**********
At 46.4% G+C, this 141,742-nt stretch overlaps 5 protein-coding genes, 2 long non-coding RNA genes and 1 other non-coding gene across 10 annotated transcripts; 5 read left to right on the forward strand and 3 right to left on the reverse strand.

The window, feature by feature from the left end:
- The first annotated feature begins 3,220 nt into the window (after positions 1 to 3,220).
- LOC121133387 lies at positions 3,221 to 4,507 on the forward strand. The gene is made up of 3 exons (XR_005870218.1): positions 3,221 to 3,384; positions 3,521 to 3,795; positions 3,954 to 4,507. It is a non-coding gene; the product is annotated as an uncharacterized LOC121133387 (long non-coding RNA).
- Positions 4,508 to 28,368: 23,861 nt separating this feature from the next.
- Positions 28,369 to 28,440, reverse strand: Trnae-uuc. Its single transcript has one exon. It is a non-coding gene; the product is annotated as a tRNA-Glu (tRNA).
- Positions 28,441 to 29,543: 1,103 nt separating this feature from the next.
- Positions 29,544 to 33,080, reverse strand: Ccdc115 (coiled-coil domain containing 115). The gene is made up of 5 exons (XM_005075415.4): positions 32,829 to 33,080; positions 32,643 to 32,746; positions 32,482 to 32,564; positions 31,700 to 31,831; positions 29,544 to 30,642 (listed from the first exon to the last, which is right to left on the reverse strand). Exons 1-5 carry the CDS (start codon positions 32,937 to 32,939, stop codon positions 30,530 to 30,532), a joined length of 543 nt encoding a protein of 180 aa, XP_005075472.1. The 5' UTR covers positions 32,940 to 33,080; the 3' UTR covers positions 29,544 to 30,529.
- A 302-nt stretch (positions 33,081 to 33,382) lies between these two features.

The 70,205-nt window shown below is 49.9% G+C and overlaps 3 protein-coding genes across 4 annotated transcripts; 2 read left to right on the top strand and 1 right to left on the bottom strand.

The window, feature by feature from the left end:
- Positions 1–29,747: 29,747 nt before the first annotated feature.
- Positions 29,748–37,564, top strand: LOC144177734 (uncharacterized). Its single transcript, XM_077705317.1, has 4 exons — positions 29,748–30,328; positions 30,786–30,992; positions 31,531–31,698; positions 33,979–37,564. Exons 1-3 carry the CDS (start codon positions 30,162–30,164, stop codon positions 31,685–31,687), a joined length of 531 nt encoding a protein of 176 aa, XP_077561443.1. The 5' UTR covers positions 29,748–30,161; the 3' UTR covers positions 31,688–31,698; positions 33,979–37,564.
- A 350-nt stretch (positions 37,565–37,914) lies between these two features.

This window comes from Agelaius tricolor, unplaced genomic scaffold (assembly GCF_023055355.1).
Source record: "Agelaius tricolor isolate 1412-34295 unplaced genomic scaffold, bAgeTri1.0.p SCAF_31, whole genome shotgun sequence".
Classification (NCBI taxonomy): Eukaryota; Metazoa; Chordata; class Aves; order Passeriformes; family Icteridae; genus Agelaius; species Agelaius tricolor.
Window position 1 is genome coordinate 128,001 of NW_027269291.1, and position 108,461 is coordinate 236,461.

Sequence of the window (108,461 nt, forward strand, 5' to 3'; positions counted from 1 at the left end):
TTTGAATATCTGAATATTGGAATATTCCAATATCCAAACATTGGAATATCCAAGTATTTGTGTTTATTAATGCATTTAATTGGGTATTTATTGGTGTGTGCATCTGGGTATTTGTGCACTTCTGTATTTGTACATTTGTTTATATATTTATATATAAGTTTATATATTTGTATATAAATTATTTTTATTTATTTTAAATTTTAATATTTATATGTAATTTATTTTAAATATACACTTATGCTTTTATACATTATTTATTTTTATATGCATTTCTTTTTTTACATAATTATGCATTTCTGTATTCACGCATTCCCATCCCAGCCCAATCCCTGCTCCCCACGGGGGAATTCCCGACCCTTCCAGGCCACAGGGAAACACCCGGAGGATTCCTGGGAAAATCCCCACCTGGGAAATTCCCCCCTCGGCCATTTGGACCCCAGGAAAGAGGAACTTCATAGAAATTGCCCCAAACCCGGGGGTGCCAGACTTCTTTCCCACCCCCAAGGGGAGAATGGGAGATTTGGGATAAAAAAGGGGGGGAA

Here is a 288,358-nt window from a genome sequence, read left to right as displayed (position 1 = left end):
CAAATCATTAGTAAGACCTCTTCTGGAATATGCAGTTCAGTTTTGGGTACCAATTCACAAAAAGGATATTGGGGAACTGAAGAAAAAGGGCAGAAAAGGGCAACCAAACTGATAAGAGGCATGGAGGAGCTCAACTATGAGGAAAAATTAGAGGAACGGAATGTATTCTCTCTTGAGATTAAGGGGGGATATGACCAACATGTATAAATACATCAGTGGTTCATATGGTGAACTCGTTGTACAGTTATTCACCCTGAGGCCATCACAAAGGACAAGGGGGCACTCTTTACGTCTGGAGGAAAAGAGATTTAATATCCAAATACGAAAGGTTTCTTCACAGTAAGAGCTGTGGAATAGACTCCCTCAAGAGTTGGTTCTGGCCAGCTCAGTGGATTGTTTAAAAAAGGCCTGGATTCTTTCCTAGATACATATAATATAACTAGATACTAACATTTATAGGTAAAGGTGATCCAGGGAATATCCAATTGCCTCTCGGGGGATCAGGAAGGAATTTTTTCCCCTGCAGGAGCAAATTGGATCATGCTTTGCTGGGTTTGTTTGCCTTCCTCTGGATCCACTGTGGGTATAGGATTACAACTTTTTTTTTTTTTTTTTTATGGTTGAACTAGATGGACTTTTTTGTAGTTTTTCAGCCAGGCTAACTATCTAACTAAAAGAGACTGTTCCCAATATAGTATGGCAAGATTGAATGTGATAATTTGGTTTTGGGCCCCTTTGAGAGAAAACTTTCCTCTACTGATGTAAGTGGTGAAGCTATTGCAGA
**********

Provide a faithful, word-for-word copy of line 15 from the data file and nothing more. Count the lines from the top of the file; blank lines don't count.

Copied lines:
This window comes from Agelaius tricolor, unplaced genomic scaffold (assembly GCF_023055355.1).